Mortgage administrator/broker should have confirmed consent prior to issuing letter of interest for mortgage financing in couple’s name
PIPEDA Case Summary # 2012-011
[Principles 4.1.4 and 4.3]
October 12, 2012
A woman complained to our Office that a mortgage administrator/broker had collected, used and disclosed her and her husband’s personal information without their knowledge and consent.
The complaint stemmed from a personal dispute that led to court proceedings with the complainant and her husband as plaintiffs.
The defendant in the proceedings was the spouse of a mortgage agent who had asked the administrator/broker (the respondent in this investigation) to prepare a letter of interest for mortgage financing in the name of the complainant and her husband, and to provide it to him. The financing was purportedly to build a new home on a property. The mortgage agent, however, was not actually a party to the court proceedings.
In requesting the letter of interest for mortgage financing, the mortgage agent provided information about the couple – including information that had been taken from a sworn affidavit filed in the ongoing court proceeding.
The administrator/broker said he assumed the information had been provided to him with the consent of the complainant and her husband for the purpose of applying for financing.
He prepared the letter of interest for mortgage financing in the name of the complainant and her husband, and included some of the information originally provided by the mortgage agent. He then gave the letter to the agent.
The complainant and her husband told our Office that they had never requested the letter of interest for mortgage financing, only becoming aware of its existence when, months after it was prepared, the letter was introduced as evidence in the ongoing court proceeding. (The affidavit containing information about the couple subsequently used by the agent had been filed in the same proceeding.)
The financing of the property referred to in that letter was at issue in the proceeding.
The complainant is of the opinion that the material filed as evidence as a result of the agent’s request for the letter, was false and that it was detrimental to their case.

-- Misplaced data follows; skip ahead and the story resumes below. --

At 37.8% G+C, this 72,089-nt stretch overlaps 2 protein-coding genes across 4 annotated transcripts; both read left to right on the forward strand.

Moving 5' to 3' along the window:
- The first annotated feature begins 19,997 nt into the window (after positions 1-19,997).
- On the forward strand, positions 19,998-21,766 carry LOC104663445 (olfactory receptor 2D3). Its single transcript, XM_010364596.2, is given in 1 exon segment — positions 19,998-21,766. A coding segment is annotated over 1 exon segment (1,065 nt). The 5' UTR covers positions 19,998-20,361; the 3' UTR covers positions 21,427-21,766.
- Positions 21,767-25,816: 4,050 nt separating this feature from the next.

The administrator/broker told our Office that he had accepted the information from the mortgage agent in good faith and was not aware that the information had been obtained from public records. Even so, he asserted that, given the information was available from public records, he did not consider it to be “confidential” or “private,” and it was therefore exempt from requiring consent under PIPEDA.
At issue was whether the administrator/broker collected, used and disclosed the personal information of the complainant and her husband without their knowledge and consent.
The Assistant Commissioner found that, in preparing and issuing the letter, the administrator/broker collected, used and disclosed the couple’s personal information without their knowledge or consent.
She also determined that, although some of the information that was collected by the administrator/broker appeared in a record of court proceeding, such information did not fall under the exception for obtaining consent where the information is publicly available and specified by the regulations under the Act.
PIPEDA’s regulations specify that publicly available personal information is that which appears in a record or document of a judicial or quasi-judicial body that is available to the public, where the collection, use and disclosure of the personal information relate directly to the purpose for which the information appears in the record or document.
In this case, the Assistant Commissioner found that the collection of personal information by the administrator/broker did not relate directly to the purpose for which the information appeared in the court record.
The purpose of the personal information which appeared in the court record was to provide evidence in an ongoing legal proceeding..
The purpose for which the administrator/broker collected, used and disclosed the personal information was to propose a financial arrangement for a loan.
Those two purposes were clearly not related.
In order to prevent any recurrence of a similar situation, our Office recommended that the administrator/broker establish a procedure to obtain consent for the collection, use and disclosure of personal information, and inform our Office of how it would implement the procedure.
The administrator/broker established a new procedure ensuring that, before collecting, using or disclosing personal information in the future, it would: i) obtain consent directly from the individual, or, in situations where personal information is obtained from a third party, ii) examine the suitability of any pre-existing consent. As well, the organization provided employee training for the new procedure, and developed associated material.
Accordingly, the complaint was deemed well-founded and resolved.
- Collecting, using or disclosing an individual’s personal information requires the knowledge and consent of that individual (unless a specific PIPEDA exception applies); organizations need to satisfy themselves that the appropriate form of consent has been obtained in light of the circumstances.
- The exception from obtaining knowledge and consent where the information is publicly available in a record or document of a judicial or quasi-judicial body only applies where the collection, use and disclosure of the personal information relates directly to the purpose for which the information appears in the publicly available record or document.
- Organizations must implement policies and practices to give effect to the principles of PIPEDA.
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